Madness! More than any other hole No. 10 rolls all of Shinnecock’s mysteries into one: elevation slope contour wind and firm and fast greens. From the tee box the 11th green looks relatively flat. That’s because you can’t see most of it.
Take a look at the photo again. Would it not make sense to consider modifying your practice routine based on what this snapshot is showing you? You should still warm up and activate your golf muscles but a wise move would be to devote a third of your practice time to your wedges and another third to your putting game. And be sure to conduct this practice with focus and purpose.
The green is the second-largest on the course with a consistent elevation drop of four feet from back to front (though mild undulations help channel shots toward the center of the green). Depending on the wind direction don’t be surprised to see some players swing driver here. It’s an absolute beast.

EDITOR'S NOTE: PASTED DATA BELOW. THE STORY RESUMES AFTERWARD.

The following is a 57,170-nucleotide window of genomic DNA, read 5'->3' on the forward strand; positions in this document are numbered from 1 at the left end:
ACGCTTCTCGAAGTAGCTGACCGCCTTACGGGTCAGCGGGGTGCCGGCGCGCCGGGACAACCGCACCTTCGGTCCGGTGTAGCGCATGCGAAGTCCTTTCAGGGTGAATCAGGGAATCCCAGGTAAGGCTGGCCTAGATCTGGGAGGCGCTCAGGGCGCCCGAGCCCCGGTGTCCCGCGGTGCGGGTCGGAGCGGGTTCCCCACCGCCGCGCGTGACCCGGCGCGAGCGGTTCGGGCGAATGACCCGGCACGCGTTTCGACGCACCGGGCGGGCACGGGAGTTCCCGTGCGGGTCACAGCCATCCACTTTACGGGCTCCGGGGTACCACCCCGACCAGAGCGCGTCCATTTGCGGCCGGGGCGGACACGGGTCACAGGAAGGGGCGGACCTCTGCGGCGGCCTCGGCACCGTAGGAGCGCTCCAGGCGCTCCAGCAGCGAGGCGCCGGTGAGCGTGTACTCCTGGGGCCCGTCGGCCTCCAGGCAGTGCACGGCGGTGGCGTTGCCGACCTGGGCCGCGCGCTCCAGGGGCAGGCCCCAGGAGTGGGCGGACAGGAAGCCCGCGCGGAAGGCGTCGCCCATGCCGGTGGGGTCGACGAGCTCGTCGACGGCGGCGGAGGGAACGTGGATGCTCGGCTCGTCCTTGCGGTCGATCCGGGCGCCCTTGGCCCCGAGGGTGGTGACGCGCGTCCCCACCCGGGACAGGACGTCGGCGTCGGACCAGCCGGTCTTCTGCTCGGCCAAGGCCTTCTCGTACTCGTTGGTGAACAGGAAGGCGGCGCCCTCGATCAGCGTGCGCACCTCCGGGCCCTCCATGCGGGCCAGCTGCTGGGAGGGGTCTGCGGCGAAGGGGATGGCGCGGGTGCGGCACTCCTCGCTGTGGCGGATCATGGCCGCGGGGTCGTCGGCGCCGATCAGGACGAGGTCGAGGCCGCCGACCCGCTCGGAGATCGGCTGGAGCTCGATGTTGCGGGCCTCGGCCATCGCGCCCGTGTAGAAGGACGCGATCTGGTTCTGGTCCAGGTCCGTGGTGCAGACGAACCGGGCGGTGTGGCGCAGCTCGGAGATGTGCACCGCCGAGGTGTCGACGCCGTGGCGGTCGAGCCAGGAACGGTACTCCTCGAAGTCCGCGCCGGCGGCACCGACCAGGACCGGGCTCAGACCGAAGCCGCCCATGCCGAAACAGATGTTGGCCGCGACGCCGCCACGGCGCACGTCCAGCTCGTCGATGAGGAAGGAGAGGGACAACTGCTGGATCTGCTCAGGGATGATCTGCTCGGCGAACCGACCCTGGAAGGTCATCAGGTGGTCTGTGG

My final plea in defense of the preview stroke is that you’re already tapping its power every time you play — you just don’t realize it. Picture this: You miss the green. When you consider the myriad conditions surrounding your lie you realize that the chip or pitch you now face is unlike any other you’ve ever attempted.
Regardless of skill level putting accounts for approximately 43 percent of your total strokes taking into account your good putting days and the ones where you’re ready to snap your flatstick over your knee. Lower this percentage and your scores will go down. Allocate at least one-third of your practice time to becoming the best putter you can be.